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The report’s authors wanted to know what drove nurses and doctors to join agencies, presuming it was simply a case of higher pay. But the researchers found that agency workers in the NHS had similar pay. What they found interesting was that agency workers felt better off because they had escaped the internal politics, the bureaucracy and the stricture of rotas that rarely matched the demands of home. As agency workers they believed they had more control over their lives and put up with less bullying from their employer.

A report by the National Institute for Economic & Social Research (NIESR) quoted here.

There is only one way to ensure that assessment is light-touch. Universities should rebrand themselves as banks.

Comment (Mintaka) on an article on the TEF from one of the HE commissars (Nick Hillman).

A defence of the beanbag geneticist, it is then.

by reestheskin on 02/03/2017

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In 1924, a 30-year old journalist on the Daily Express came to Cambridge aiming to interview Haldane. She was Charlotte Burghes, née Franken, and she had a young son, Ronnie. Haldane and Charlotte became lovers, but before they could marry she had to seek a divorce, a procedure that carried substantial social stigma at that time. A university committee resolved to strip Haldane of his readership, which was only restored by successful legal action.

From a review of a new biography of JBS Haldane. The article referred to in the title of this post is here.  I know of no other branch of biology that can build so much, on so few assumptions.

Doctors seem to diagnose what they know, so find out what they know before you ask them whats wrong with you.

Roger Schank

The triumph of reason over (gut) reflex?

by reestheskin on 21/02/2017

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At a lecture following the publication of his book, Sustainable Energy – Without the Hot Air, he was assailed by an angry environmentalist who asked him why he was “so hostile” to wind power. [Prof David] MacKay smiled sweetly and replied: “I’m not hostile to anything. I’m just in favour of arithmetic.”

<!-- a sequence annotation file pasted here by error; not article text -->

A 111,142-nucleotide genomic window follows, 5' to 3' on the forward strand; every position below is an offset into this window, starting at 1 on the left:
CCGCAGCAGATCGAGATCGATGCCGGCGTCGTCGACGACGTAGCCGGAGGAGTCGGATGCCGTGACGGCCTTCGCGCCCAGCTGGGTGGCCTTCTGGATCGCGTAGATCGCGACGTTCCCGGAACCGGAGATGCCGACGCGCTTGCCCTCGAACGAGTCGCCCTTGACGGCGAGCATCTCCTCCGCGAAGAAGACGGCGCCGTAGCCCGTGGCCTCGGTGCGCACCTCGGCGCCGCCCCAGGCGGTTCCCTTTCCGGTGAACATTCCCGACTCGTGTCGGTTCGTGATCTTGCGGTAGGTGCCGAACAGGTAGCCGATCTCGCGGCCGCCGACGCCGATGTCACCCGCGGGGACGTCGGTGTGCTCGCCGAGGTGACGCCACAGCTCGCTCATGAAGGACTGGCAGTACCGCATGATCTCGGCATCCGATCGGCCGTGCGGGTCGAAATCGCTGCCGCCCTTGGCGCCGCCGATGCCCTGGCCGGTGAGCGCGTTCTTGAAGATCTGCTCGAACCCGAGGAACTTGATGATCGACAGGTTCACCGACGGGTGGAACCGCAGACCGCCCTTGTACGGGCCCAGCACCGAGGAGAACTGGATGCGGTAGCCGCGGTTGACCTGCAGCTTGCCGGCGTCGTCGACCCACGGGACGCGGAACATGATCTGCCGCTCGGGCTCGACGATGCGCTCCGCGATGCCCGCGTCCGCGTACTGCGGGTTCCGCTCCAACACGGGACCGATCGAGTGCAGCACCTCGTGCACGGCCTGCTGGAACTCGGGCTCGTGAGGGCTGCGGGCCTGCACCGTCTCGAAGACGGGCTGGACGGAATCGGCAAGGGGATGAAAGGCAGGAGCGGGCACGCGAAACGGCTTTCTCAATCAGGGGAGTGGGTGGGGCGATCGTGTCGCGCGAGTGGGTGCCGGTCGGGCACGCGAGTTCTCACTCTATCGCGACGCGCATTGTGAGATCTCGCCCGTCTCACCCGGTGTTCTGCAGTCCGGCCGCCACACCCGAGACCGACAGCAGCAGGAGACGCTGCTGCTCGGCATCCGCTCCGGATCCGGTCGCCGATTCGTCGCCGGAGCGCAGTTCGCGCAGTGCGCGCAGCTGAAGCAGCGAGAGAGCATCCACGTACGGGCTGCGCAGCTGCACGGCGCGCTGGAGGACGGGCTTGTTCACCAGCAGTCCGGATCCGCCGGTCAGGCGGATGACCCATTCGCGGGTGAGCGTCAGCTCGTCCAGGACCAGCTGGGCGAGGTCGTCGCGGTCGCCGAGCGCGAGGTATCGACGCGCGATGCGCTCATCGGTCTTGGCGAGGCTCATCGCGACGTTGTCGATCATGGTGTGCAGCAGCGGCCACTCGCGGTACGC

I remember reading this awhile back, but came across it again on Memex

Where a culture is lying to itself

by reestheskin on 09/02/2017

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Two nice turns of phrase with a pertinence far and wide.

“I’m looking for places where the culture is lying to itself,”she says. “I’m interested in where the language is insufficient and the ideas don’t seem to reflect reality.”

and

“It’s just so easy to think what’s important about the future is getting to Mars and having self-driving cars,”

From an interview with Emily Witt in the FT

Great Expectations

by reestheskin on 31/01/2017

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“I miss the 1990’s sometimes. People had no expectations, and so they thought bigger.”

Nice line in an article by Mike Caulfield on ‘New Directions in Open Education’ (original link via Stephen Downes)

“books of the type written by the current hotshot Op-Ed writer at the New York Times may get some hype at publication time, manufactured or spontaneous, but their five year survival is generally inferior to that of pancreatic cancer.”

Nassim Taleb Numbers matter: the Lindy effect at work.

The technocratic delusion

by reestheskin on 23/01/2017

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“This may upset some of my students at MIT, but one of my concerns is that it’s been a predominantly male gang of kids, mostly white, who are building the core computer science around AI, and they’re more comfortable talking to computers than to human beings. A lot of them feel that if they could just make that science-fiction, generalized AI, we wouldn’t have to worry about all the messy stuff like politics and society. They think machines will just figure it all out for us.”

Joi Ito, Director of the MIT Media Lab

(Via John Naughton)

Or as I quoted Steven Weinberg in a paper with the title, “The Problem with Academic Medicine: Engineering Our Way into and out of the Mess

“My advice is to go for the messes—that’s where the action is.”

Tim Wu: ‘The internet is like the classic story of the party that went sour’

“Four decades ago The City University of New York charged no tuition fees, and all its students were taught by full-time staff. Today, fees cover half of all teaching costs and half of professors are part-timers.”

Danny Dorling in the THE, reviewing Austerity Blues: Fighting for the Soul of Public Higher Education By Michael Fabricant and Stephen Brier

Physics works!

by reestheskin on 04/01/2017

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“Throughout her career, Gonzalez has done “a bit of everything” at LIGO, she says. For a while, she took on the crucial task of diagnosing the performance of the interferometers to make sure that they achieved unparalleled sensitivity — which is now enough to detect length changes in the 4-kilometre-long arms of the interferometers to within one part in 1021, roughly equivalent to the width of DNA compared with the orbit of Saturn. “